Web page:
July 17, 2009

By Amy Farnum Novin
NCAA.com

It’s difficult to keep Incarnate Word University swimmer Aliaksandr Yatsko out the water, and with so much success in the pool it’s easy to figure out why.

Yatsko, a rising junior at UIW, began swimming at the age of four in his hometown of Minsk, Belarus, and developed into a successful distance swimmer over the years.  He spent two years training at Belarus’ Republic Olympic College, and then was invited to be a member of the nation’s international team after placing in the final of the 400 meters at the European Junior Championships.

“I spent two years with them, but there was really no opportunity for a future or to develop myself,” said Yatsko.  “My dad said why don’t you try something overseas?”

Yatsko began researching schools abroad and eventually found an opportunity at Incarnate Word, which began sponsoring a varsity men’s swimming team two years ago. 

“Belarus isn’t a very developed country, so unless you’re extraordinarily talented or your parents are rich it’s hard to advance in swimming – I didn’t have either of those, so this was a great opportunity,” said Yatsko. 

Although he had visited many countries, he had never been to the United States before enrolling at UIW, but was intrigued by being able to contribute to the team from the beginning, and was attracted to the mild weather in San Antonio, Texas.

“At first it was a bit scary because I didn’t know anybody,” said Yatsko.  “I’ve been to many countries, but not overseas.  It took awhile to adjust and find friends.  I didn’t really have a problem with English, but it was still something new for me.”

In addition to the cultural adjustments, there were also differences in how practices were run and there is much more of a team atmosphere in collegiate swimming.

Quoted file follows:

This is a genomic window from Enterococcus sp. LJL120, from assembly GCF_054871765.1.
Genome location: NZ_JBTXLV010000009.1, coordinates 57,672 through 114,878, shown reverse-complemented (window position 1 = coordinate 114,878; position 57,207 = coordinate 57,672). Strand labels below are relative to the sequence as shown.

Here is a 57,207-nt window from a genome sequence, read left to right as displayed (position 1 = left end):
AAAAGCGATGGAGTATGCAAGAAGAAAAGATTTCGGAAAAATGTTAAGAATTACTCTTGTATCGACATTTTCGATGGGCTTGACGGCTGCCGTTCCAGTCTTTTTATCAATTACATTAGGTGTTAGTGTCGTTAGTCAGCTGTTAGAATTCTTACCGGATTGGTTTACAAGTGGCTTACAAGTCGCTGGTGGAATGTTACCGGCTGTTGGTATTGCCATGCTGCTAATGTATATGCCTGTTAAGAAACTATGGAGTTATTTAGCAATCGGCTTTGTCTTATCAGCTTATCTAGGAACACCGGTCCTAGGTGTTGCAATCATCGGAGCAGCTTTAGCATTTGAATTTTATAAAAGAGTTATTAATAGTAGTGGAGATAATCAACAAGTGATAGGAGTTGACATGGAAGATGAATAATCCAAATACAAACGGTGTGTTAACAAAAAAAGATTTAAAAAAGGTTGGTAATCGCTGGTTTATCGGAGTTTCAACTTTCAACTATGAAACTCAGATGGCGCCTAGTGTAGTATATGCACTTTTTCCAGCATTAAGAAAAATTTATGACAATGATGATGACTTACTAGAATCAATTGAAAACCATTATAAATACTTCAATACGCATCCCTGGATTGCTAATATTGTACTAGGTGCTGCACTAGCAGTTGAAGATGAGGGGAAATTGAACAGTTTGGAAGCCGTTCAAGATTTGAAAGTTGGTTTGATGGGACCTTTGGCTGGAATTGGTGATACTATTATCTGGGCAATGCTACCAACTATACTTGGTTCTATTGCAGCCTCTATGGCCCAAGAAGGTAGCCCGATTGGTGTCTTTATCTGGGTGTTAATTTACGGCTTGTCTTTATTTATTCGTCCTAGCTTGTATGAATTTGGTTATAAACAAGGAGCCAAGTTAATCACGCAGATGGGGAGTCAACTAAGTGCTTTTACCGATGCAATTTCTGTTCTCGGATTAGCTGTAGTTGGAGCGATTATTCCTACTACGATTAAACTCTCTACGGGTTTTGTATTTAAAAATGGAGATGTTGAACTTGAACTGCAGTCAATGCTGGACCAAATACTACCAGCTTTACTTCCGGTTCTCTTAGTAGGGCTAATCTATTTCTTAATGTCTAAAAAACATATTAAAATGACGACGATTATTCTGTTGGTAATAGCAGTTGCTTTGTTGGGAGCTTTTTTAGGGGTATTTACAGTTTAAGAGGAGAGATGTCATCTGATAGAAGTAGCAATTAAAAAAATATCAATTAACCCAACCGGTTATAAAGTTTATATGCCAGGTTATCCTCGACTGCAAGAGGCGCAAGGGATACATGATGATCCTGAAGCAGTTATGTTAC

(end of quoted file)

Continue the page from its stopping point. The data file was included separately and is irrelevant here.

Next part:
“Back home, you pretty much are just training for yourself,” said Yatsko.  “You represent the country in some European Championships and the World Cup.  Here, it doesn’t matter whether you’re first or second you work for the team and contribute your best.”

Yatsko has seemed to adjust easily to the changes, and has won back-to-back Division II 500 yard freestyle championships in his first two seasons with the Cardinals.  He has been named the school’s Male Athlete of the Year two straight times, and last season he placed third in the 200 freestyle, fifth in the 1,000 freestyle and fifth in the 1,650 freestyle at nationals.

In fact, in his two seasons at UIW, Yatsko has never lost a race when he has competed in the 500 yard freestyle.  He won seven events at the Rocky Mountain Athletic Conference Championships, and earned the league’s Male Swimmer of the Year award.

Yatsko is enjoying being a student as well, and carries a 3.29 GPA as a computer information systems major. 

“Over here, you have to be on the move with school,” said Yatsko.  “I like the combination of everything.  If I do well at swimming, I want to do well at school and vice versa.  It inspires me, and I constantly am improving not only in swimming results, but in the classroom.  That’s the big difference in the systems between the two countries – giving 100 percent to everything.”

During the summer, Yatsko keeps himself busy training, lifeguarding and serving as a summer league swim coach in San Antonio – never far from the pool.

“It’s really hard for me to stay out of the water for a couple days,” said Yatsko.  “I just have to get in at least once a day and feel the water.”